Post by
Nasir Uddin
August 15, 2023
Last Updated
February 14, 2024

The term "brand" has experienced explosive growth in popularity in the fields of business and design over the past three decades. In the 1960s, during the time period depicted in the television show "Mad Men," a Cambrian explosion of brands, ranging from cigarettes to soap, has come to define modern marketing.

People have been using the word "brand" since the 19th century, but its origins can be traced back to the Old Norse term "fire-brand," which centuries ago referred to a hot piece of wood that was used to permanently mark property, most commonly animals. 

Speaking of this, let's learn how people used to brand their businesses or products in ancient times and find out the similarities and differences between then and now. 

Ancient Babylon (2300 BC)

Barkers in ancient Babylon told customers about spices, rugs, wines, and other goods that had come in on ships. They did this by shouting out their sales pitch. People put up notices written on papyrus for various reasons, like finding lost items or offering rewards for runaway slaves. 

Ancient  Egypt (3000 BC)

In  Ancient Egypt, Greece, and Rome, where most people couldn't read or write, merchants put up visual signs and painted their storefronts to show what they were selling and what it was for (Just like we now use pictures/graphic images in digital platforms). 

The writing on the walls of the ancient city of Pompeii shows that writing was also used for advertising. Also, symbols were used to distinguish who cattle belonged to so they could graze together (Just like trademarks and Logos work nowadays).

Ancient Roman (500 AD)

During the time of the Romans, firebrands started to have more than one meaning. Some symbols were thought to be magical and usually protected the herd. By the 5th century AD, this was common all over Europe because the Roman Empire had grown so much. A thousand years later, the Spanish, Portuguese, and English empires spread brands all over the world.

With the rise of industry after these empires grew, wood fires were no longer used to brand animals. Instead, metal branding irons were used, and the word "brand" was used to describe the mark they made.

branding in Ancient Roman (500 AD) : Source -

The Sung Dynasty (AD 960)

The Sung dynasty was a time in Chinese history that started in 960 and ended in 1279. It was a very wealthy and technologically advanced time in China. During this time, block printing, paper money, and, most importantly, a type of printing where the letters are arranged differently for each page were invented. Even though their language had more than 10,000 characters, it still required a long time to print. But these changes made it possible for the first kinds of branding, such as printed wrappers, signboards, and printed ads.

White Rabbit
Source: Twitter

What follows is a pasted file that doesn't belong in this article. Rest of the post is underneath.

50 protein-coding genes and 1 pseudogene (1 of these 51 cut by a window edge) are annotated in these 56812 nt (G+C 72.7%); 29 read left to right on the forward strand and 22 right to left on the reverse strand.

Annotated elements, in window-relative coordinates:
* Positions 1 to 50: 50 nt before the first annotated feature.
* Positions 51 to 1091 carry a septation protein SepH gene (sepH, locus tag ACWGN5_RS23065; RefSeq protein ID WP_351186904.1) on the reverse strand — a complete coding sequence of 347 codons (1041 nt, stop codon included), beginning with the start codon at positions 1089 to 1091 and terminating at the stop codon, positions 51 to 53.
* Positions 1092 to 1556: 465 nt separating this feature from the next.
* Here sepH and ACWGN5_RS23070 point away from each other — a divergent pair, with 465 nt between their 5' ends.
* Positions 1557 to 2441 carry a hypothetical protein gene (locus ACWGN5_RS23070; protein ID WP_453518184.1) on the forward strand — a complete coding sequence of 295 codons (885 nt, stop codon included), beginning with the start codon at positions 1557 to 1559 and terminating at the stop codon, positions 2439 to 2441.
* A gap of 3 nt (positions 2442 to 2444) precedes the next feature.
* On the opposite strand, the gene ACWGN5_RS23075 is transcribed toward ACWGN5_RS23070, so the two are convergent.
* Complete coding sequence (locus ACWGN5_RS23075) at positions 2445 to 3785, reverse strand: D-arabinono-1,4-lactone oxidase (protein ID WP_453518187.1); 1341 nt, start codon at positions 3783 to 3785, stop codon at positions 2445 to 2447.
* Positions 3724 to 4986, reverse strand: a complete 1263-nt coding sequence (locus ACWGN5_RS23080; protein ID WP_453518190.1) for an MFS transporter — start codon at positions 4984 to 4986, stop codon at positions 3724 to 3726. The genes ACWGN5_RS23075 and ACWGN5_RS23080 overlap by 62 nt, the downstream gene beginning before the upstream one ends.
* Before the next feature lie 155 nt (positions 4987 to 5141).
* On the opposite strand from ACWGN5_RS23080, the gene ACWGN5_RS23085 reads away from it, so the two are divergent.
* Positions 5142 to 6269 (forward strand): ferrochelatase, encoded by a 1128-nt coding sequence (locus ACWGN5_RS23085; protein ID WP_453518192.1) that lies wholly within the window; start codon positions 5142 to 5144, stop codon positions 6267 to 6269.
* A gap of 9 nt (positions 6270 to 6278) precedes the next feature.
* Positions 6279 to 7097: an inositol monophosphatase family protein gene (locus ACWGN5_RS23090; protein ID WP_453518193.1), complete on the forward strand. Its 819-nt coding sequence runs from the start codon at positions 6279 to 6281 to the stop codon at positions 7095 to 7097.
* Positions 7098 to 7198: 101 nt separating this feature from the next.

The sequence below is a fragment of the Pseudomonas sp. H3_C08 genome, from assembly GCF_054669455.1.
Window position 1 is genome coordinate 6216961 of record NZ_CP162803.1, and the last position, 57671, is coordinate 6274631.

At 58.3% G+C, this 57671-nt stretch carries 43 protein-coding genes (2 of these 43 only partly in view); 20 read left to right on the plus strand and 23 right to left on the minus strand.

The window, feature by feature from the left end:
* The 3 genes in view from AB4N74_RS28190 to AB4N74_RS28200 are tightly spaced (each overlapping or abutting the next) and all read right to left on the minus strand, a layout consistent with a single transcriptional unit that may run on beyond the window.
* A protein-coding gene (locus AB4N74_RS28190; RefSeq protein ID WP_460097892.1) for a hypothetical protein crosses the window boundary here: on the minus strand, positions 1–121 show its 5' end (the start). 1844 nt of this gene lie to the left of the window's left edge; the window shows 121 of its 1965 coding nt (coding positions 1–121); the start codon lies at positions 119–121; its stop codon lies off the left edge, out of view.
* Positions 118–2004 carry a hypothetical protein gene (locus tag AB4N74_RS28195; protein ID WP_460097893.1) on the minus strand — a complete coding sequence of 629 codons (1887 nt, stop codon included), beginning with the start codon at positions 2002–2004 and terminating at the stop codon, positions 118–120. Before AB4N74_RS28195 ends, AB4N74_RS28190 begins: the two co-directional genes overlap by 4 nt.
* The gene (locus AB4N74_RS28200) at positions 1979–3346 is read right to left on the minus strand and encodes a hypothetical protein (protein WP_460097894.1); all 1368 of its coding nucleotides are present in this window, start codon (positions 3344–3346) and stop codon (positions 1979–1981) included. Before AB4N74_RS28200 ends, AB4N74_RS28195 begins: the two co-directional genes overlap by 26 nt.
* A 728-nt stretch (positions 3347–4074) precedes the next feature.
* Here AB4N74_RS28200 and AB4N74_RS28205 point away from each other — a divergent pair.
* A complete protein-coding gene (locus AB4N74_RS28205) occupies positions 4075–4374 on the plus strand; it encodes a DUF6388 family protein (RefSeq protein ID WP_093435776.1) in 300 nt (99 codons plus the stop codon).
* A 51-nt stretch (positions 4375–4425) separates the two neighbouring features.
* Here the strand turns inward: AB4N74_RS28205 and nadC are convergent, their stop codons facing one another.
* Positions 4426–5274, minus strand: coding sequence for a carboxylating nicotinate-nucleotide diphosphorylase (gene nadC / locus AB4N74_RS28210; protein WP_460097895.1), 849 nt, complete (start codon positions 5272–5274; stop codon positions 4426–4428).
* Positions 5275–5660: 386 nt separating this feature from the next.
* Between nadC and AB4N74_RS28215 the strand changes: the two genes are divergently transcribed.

From The 1600s to the 1700s

In 1625, the first advertisement appeared in a newspaper in England, the first form of modern mass media. Boston Newsletter published the first known newspaper advertisement in America in 1704, at the very beginning of the eighteenth century. Early newspaper advertisements were limited to one newspaper section and primarily consisted of simple announcements. To attract the attention of readers, many newspaper advertisements repeat a line of copy multiple times. One could view this as the precursor to the advertising slogan and the belief of a modern advertising titan in the effectiveness of repetition in advertising. Advertisements would eventually appear throughout the newspaper, as they do today.

During the 1700s, trademarks and stamps became widespread. A trademark became invaluable to governments, manufacturers, and consumers. Governments deemed it necessary to impose patent, trademark, and copyright laws as incentives for the advancement of science, technology, and the arts. 

In the late 1400s, Italy enacted the first patent laws, and craft guilds in Europe prompted the first trademark laws to ensure the differentiation and identification of goods and services. In addition to identifying and distinguishing products, trademarks assisted consumers by indicating origin and quality. Currently, trademarks are required to be registered with national governments. In the 1700s, the first copyright laws were passed in England.

Read Also: Comprehensive Guideline To Design Systems

1732 - “Content marketing Evolution” 

Benjamin Franklin is considered one of the pioneers of content marketing. He published Poor Richard's Almanac under the pen name Richard Saunders for twenty-five years. His almanacs included weather forecasts, poems, recipes, tidal predictions, divinations, scientific data, and advice for making money in the industry. According to the introduction of the almanac, "Richard Saunders" was a poor farmer who was forced to publish the almanac in order to appease his wife.